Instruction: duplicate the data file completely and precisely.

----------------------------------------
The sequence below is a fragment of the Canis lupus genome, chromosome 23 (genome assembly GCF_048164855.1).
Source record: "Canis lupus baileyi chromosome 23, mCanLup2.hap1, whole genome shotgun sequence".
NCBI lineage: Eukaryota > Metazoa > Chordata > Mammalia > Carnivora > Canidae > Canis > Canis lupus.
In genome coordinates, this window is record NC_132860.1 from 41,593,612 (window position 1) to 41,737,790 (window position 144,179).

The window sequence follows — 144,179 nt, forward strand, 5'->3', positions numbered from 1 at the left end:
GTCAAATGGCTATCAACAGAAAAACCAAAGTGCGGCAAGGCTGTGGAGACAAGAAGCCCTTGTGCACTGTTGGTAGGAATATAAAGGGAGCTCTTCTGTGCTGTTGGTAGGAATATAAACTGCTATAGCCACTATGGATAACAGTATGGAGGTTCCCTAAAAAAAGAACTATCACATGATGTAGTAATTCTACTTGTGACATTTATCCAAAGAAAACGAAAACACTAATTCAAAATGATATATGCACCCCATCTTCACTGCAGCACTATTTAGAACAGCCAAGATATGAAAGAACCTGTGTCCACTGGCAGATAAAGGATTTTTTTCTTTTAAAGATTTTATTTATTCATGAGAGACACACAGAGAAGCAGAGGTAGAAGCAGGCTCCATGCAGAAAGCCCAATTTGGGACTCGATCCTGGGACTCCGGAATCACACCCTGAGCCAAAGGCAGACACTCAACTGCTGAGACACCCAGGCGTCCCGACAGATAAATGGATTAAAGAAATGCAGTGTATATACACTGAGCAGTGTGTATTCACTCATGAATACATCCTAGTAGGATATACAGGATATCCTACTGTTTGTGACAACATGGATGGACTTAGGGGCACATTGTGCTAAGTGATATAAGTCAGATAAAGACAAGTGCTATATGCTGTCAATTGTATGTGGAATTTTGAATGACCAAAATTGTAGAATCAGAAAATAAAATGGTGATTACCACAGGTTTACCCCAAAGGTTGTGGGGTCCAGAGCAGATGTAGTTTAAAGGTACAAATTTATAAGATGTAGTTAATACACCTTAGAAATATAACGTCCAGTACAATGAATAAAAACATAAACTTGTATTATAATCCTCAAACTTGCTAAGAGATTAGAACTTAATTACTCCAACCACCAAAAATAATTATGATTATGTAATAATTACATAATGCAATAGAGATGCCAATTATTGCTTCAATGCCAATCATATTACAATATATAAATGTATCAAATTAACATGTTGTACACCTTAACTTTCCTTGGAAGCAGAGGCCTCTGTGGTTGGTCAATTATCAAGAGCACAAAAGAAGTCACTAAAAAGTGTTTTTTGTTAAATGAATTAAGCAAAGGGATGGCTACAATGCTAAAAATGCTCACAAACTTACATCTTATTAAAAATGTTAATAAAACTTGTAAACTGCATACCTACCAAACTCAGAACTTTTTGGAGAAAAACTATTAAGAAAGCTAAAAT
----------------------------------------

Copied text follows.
The sequence below is a fragment of the Canis lupus genome, chromosome 23 (genome assembly GCF_048164855.1).
Source record: "Canis lupus baileyi chromosome 23, mCanLup2.hap1, whole genome shotgun sequence".
NCBI lineage: Eukaryota > Metazoa > Chordata > Mammalia > Carnivora > Canidae > Canis > Canis lupus.
In genome coordinates, this window is record NC_132860.1 from 41,593,612 (window position 1) to 41,737,790 (window position 144,179).

The window sequence follows — 144,179 nt, forward strand, 5'->3', positions numbered from 1 at the left end:
GTCAAATGGCTATCAACAGAAAAACCAAAGTGCGGCAAGGCTGTGGAGACAAGAAGCCCTTGTGCACTGTTGGTAGGAATATAAAGGGAGCTCTTCTGTGCTGTTGGTAGGAATATAAACTGCTATAGCCACTATGGATAACAGTATGGAGGTTCCCTAAAAAAAGAACTATCACATGATGTAGTAATTCTACTTGTGACATTTATCCAAAGAAAACGAAAACACTAATTCAAAATGATATATGCACCCCATCTTCACTGCAGCACTATTTAGAACAGCCAAGATATGAAAGAACCTGTGTCCACTGGCAGATAAAGGATTTTTTTCTTTTAAAGATTTTATTTATTCATGAGAGACACACAGAGAAGCAGAGGTAGAAGCAGGCTCCATGCAGAAAGCCCAATTTGGGACTCGATCCTGGGACTCCGGAATCACACCCTGAGCCAAAGGCAGACACTCAACTGCTGAGACACCCAGGCGTCCCGACAGATAAATGGATTAAAGAAATGCAGTGTATATACACTGAGCAGTGTGTATTCACTCATGAATACATCCTAGTAGGATATACAGGATATCCTACTGTTTGTGACAACATGGATGGACTTAGGGGCACATTGTGCTAAGTGATATAAGTCAGATAAAGACAAGTGCTATATGCTGTCAATTGTATGTGGAATTTTGAATGACCAAAATTGTAGAATCAGAAAATAAAATGGTGATTACCACAGGTTTACCCCAAAGGTTGTGGGGTCCAGAGCAGATGTAGTTTAAAGGTACAAATTTATAAGATGTAGTTAATACACCTTAGAAATATAACGTCCAGTACAATGAATAAAAACATAAACTTGTATTATAATCCTCAAACTTGCTAAGAGATTAGAACTTAATTACTCCAACCACCAAAAATAATTATGATTATGTAATAATTACATAATGCAATAGAGATGCCAATTATTGCTTCAATGCCAATCATATTACAATATATAAATGTATCAAATTAACATGTTGTACACCTTAACTTTCCTTGGAAGCAGAGGCCTCTGTGGTTGGTCAATTATCAAGAGCACAAAAGAAGTCACTAAAAAGTGTTTTTTGTTAAATGAATTAAGCAAAGGGATGGCTACAATGCTAAAAATGCTCACAAACTTACATCTTATTAAAAATGTTAATAAAACTTGTAAACTGCATACCTACCAAACTCAGAACTTTTTGGAGAAAAACTATTAAGAAAGCTAAAAT